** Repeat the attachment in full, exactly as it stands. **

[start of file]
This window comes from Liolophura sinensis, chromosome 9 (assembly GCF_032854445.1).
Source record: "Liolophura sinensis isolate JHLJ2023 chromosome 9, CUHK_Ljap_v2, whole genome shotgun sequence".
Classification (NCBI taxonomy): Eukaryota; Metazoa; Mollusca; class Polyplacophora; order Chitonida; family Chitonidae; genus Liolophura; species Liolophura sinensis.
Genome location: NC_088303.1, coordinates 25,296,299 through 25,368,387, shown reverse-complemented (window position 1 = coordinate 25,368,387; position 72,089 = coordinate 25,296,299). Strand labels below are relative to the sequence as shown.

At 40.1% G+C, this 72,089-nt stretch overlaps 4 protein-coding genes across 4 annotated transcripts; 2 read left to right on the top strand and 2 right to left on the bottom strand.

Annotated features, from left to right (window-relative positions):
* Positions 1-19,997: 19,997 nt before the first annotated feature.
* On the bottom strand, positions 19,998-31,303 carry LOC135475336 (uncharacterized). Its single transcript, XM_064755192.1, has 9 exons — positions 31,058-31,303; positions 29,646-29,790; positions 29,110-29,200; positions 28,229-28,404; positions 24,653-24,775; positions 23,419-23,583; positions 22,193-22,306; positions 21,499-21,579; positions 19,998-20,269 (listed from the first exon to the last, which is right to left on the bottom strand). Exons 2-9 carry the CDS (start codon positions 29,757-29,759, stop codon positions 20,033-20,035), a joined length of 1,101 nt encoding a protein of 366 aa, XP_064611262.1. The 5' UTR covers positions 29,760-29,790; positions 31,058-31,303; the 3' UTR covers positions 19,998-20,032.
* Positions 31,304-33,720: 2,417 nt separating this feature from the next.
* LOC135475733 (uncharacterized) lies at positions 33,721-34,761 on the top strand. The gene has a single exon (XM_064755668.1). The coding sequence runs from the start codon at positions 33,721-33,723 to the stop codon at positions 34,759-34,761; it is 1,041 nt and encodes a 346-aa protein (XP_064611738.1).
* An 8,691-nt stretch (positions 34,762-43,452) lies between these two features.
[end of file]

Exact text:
This window comes from Liolophura sinensis, chromosome 9 (assembly GCF_032854445.1).
Source record: "Liolophura sinensis isolate JHLJ2023 chromosome 9, CUHK_Ljap_v2, whole genome shotgun sequence".
Classification (NCBI taxonomy): Eukaryota; Metazoa; Mollusca; class Polyplacophora; order Chitonida; family Chitonidae; genus Liolophura; species Liolophura sinensis.
Genome location: NC_088303.1, coordinates 25,296,299 through 25,368,387, shown reverse-complemented (window position 1 = coordinate 25,368,387; position 72,089 = coordinate 25,296,299). Strand labels below are relative to the sequence as shown.

At 40.1% G+C, this 72,089-nt stretch overlaps 4 protein-coding genes across 4 annotated transcripts; 2 read left to right on the top strand and 2 right to left on the bottom strand.

Annotated features, from left to right (window-relative positions):
* Positions 1-19,997: 19,997 nt before the first annotated feature.
* On the bottom strand, positions 19,998-31,303 carry LOC135475336 (uncharacterized). Its single transcript, XM_064755192.1, has 9 exons — positions 31,058-31,303; positions 29,646-29,790; positions 29,110-29,200; positions 28,229-28,404; positions 24,653-24,775; positions 23,419-23,583; positions 22,193-22,306; positions 21,499-21,579; positions 19,998-20,269 (listed from the first exon to the last, which is right to left on the bottom strand). Exons 2-9 carry the CDS (start codon positions 29,757-29,759, stop codon positions 20,033-20,035), a joined length of 1,101 nt encoding a protein of 366 aa, XP_064611262.1. The 5' UTR covers positions 29,760-29,790; positions 31,058-31,303; the 3' UTR covers positions 19,998-20,032.
* Positions 31,304-33,720: 2,417 nt separating this feature from the next.
* LOC135475733 (uncharacterized) lies at positions 33,721-34,761 on the top strand. The gene has a single exon (XM_064755668.1). The coding sequence runs from the start codon at positions 33,721-33,723 to the stop codon at positions 34,759-34,761; it is 1,041 nt and encodes a 346-aa protein (XP_064611738.1).
* An 8,691-nt stretch (positions 34,762-43,452) lies between these two features.